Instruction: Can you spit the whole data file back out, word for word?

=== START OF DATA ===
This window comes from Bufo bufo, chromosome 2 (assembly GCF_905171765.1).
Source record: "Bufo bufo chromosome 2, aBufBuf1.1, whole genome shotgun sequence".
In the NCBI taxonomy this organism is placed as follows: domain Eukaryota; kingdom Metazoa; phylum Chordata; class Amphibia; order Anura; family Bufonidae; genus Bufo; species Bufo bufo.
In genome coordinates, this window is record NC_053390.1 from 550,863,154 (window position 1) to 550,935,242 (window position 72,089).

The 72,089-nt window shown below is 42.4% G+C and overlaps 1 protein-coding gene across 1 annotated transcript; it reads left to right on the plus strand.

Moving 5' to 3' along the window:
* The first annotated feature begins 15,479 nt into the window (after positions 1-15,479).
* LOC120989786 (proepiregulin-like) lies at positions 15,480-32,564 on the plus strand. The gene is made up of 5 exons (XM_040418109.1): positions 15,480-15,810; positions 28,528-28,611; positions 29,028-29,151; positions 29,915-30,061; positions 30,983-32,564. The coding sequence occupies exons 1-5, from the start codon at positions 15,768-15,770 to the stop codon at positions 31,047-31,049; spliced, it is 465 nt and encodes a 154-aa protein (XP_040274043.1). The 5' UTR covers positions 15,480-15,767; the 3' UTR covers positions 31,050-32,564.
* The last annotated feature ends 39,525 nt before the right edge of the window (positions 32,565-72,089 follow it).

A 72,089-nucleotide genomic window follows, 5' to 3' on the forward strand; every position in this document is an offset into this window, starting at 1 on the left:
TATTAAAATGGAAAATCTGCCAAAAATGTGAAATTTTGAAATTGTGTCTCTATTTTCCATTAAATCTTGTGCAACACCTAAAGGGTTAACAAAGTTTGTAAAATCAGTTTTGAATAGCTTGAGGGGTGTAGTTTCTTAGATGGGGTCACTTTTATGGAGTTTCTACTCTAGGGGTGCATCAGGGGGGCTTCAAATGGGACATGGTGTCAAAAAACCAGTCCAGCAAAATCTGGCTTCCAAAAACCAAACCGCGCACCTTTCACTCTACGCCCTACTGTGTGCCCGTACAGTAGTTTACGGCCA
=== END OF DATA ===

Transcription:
This window comes from Bufo bufo, chromosome 2 (assembly GCF_905171765.1).
Source record: "Bufo bufo chromosome 2, aBufBuf1.1, whole genome shotgun sequence".
In the NCBI taxonomy this organism is placed as follows: domain Eukaryota; kingdom Metazoa; phylum Chordata; class Amphibia; order Anura; family Bufonidae; genus Bufo; species Bufo bufo.
In genome coordinates, this window is record NC_053390.1 from 550,863,154 (window position 1) to 550,935,242 (window position 72,089).

The 72,089-nt window shown below is 42.4% G+C and overlaps 1 protein-coding gene across 1 annotated transcript; it reads left to right on the plus strand.

Moving 5' to 3' along the window:
* The first annotated feature begins 15,479 nt into the window (after positions 1-15,479).
* LOC120989786 (proepiregulin-like) lies at positions 15,480-32,564 on the plus strand. The gene is made up of 5 exons (XM_040418109.1): positions 15,480-15,810; positions 28,528-28,611; positions 29,028-29,151; positions 29,915-30,061; positions 30,983-32,564. The coding sequence occupies exons 1-5, from the start codon at positions 15,768-15,770 to the stop codon at positions 31,047-31,049; spliced, it is 465 nt and encodes a 154-aa protein (XP_040274043.1). The 5' UTR covers positions 15,480-15,767; the 3' UTR covers positions 31,050-32,564.
* The last annotated feature ends 39,525 nt before the right edge of the window (positions 32,565-72,089 follow it).

A 72,089-nucleotide genomic window follows, 5' to 3' on the forward strand; every position in this document is an offset into this window, starting at 1 on the left:
TATTAAAATGGAAAATCTGCCAAAAATGTGAAATTTTGAAATTGTGTCTCTATTTTCCATTAAATCTTGTGCAACACCTAAAGGGTTAACAAAGTTTGTAAAATCAGTTTTGAATAGCTTGAGGGGTGTAGTTTCTTAGATGGGGTCACTTTTATGGAGTTTCTACTCTAGGGGTGCATCAGGGGGGCTTCAAATGGGACATGGTGTCAAAAAACCAGTCCAGCAAAATCTGGCTTCCAAAAACCAAACCGCGCACCTTTCACTCTACGCCCTACTGTGTGCCCGTACAGTAGTTTACGGCCA